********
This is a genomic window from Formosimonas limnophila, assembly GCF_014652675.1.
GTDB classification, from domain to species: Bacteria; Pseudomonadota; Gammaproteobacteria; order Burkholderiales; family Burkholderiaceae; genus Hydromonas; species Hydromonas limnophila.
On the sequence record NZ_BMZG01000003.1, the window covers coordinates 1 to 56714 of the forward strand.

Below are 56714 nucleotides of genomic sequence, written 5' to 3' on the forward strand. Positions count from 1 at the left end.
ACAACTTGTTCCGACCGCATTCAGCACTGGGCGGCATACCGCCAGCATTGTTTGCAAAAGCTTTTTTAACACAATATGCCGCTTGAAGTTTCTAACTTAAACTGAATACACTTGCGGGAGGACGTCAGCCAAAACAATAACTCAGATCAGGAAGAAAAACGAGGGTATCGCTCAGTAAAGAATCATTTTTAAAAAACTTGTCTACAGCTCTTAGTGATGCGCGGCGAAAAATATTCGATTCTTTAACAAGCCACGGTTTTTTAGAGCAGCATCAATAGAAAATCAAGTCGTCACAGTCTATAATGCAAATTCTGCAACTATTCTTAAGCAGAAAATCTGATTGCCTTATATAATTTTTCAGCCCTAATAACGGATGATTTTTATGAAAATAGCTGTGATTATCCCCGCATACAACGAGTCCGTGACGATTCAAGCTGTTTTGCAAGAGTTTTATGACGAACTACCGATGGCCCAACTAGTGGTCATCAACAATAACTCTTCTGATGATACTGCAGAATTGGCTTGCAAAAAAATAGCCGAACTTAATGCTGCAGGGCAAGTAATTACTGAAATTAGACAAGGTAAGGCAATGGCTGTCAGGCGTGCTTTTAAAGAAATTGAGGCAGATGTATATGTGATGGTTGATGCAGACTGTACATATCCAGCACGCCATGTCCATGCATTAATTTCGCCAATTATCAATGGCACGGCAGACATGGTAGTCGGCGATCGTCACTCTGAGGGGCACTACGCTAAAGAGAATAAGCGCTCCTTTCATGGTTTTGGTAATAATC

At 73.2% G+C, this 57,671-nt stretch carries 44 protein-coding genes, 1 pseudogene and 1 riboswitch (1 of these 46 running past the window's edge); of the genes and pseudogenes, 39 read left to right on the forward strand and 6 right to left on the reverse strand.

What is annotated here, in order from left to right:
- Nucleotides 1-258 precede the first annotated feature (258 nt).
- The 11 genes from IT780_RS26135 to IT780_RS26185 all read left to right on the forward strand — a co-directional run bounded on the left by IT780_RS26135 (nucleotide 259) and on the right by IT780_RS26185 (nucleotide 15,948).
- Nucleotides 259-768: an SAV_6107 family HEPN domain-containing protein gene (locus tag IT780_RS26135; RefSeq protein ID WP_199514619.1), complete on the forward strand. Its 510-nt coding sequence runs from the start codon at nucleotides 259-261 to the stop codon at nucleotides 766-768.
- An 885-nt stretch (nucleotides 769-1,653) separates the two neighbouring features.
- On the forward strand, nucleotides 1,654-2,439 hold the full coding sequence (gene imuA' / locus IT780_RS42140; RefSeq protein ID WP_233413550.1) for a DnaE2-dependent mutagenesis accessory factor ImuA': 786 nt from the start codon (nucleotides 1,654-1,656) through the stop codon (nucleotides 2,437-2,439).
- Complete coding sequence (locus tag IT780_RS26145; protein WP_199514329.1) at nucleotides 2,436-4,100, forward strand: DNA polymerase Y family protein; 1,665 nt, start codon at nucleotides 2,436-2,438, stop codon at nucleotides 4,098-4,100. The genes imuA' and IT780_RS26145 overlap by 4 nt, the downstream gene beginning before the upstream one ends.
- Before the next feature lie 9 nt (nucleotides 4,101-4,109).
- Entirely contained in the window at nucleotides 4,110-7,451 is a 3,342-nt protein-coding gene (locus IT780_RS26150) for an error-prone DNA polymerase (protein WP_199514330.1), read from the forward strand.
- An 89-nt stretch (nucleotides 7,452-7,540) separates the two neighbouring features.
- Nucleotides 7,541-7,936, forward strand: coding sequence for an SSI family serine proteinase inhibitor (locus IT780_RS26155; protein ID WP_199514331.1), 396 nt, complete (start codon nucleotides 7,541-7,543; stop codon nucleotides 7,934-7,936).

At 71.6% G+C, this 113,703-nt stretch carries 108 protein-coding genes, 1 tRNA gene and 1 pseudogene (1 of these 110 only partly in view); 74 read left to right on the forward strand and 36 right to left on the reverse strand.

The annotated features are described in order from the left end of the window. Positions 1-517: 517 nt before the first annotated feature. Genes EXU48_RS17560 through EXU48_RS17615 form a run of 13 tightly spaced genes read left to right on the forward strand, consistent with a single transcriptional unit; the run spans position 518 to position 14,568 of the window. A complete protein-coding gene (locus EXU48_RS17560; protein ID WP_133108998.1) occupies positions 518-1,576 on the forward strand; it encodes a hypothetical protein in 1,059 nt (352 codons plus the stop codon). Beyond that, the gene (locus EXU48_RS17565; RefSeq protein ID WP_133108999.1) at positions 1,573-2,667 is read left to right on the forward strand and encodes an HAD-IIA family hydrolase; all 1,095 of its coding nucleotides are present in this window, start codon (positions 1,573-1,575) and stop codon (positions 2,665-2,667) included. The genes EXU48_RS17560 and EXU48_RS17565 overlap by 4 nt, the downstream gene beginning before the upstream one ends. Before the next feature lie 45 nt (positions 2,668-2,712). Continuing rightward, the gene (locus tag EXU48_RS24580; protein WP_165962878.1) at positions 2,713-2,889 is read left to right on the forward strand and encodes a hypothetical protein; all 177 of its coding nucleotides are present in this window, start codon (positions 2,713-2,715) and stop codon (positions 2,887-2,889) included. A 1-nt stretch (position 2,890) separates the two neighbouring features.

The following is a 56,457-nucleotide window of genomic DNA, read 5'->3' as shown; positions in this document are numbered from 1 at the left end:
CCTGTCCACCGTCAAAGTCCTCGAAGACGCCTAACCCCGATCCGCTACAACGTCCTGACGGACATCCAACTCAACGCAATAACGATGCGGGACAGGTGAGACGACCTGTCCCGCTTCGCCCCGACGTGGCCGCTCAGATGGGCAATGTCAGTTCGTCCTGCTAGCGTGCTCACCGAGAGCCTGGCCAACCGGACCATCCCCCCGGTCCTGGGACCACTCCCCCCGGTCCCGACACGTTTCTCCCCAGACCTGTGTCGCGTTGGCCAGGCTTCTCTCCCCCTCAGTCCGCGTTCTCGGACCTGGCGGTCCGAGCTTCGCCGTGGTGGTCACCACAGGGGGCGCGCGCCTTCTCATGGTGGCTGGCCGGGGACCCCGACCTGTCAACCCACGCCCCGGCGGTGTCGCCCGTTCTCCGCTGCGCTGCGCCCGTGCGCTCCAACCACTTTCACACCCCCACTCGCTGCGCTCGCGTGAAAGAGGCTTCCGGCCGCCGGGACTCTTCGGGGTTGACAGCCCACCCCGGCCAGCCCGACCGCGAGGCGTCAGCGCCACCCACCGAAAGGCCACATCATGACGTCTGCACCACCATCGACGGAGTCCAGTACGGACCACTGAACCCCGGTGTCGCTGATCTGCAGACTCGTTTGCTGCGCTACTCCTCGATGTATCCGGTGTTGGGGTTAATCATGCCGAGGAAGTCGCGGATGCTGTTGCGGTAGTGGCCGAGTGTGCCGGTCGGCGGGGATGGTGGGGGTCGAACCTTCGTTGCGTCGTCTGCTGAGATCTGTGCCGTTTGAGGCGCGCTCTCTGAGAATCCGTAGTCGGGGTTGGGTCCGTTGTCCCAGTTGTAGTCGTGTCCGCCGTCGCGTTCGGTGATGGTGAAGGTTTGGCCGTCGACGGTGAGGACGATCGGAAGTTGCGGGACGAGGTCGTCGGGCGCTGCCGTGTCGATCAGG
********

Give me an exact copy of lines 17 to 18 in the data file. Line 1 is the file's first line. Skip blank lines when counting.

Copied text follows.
- Nucleotides 7,541-7,936, forward strand: coding sequence for an SSI family serine proteinase inhibitor (locus IT780_RS26155; protein ID WP_199514331.1), 396 nt, complete (start codon nucleotides 7,541-7,543; stop codon nucleotides 7,934-7,936).

At 71.6% G+C, this 113,703-nt stretch carries 108 protein-coding genes, 1 tRNA gene and 1 pseudogene (1 of these 110 only partly in view); 74 read left to right on the forward strand and 36 right to left on the reverse strand.